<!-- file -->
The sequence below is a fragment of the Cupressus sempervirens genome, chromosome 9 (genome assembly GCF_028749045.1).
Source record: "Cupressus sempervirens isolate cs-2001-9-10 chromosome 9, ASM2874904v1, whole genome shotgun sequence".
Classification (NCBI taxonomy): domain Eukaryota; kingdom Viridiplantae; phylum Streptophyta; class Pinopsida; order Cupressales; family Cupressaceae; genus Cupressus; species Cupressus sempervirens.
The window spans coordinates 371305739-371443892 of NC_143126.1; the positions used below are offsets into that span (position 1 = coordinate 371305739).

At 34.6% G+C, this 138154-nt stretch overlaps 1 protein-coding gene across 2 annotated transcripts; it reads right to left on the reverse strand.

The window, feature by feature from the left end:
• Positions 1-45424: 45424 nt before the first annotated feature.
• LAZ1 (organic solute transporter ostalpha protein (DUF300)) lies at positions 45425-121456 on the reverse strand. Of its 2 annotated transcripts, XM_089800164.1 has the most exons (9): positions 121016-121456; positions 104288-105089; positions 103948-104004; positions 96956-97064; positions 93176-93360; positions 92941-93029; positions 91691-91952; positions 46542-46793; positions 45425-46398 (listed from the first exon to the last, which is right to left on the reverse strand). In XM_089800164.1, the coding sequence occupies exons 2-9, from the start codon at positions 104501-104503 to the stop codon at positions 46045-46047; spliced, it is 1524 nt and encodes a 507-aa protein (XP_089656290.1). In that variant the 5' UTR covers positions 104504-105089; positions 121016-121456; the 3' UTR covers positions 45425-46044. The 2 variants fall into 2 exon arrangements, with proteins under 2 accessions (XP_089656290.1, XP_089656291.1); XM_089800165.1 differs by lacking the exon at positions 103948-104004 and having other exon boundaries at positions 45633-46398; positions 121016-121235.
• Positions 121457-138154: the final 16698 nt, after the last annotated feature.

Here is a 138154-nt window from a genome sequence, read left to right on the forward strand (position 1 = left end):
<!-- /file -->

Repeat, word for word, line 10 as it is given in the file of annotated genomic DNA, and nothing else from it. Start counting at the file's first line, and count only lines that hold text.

Here is a 138154-nt window from a genome sequence, read left to right on the forward strand (position 1 = left end):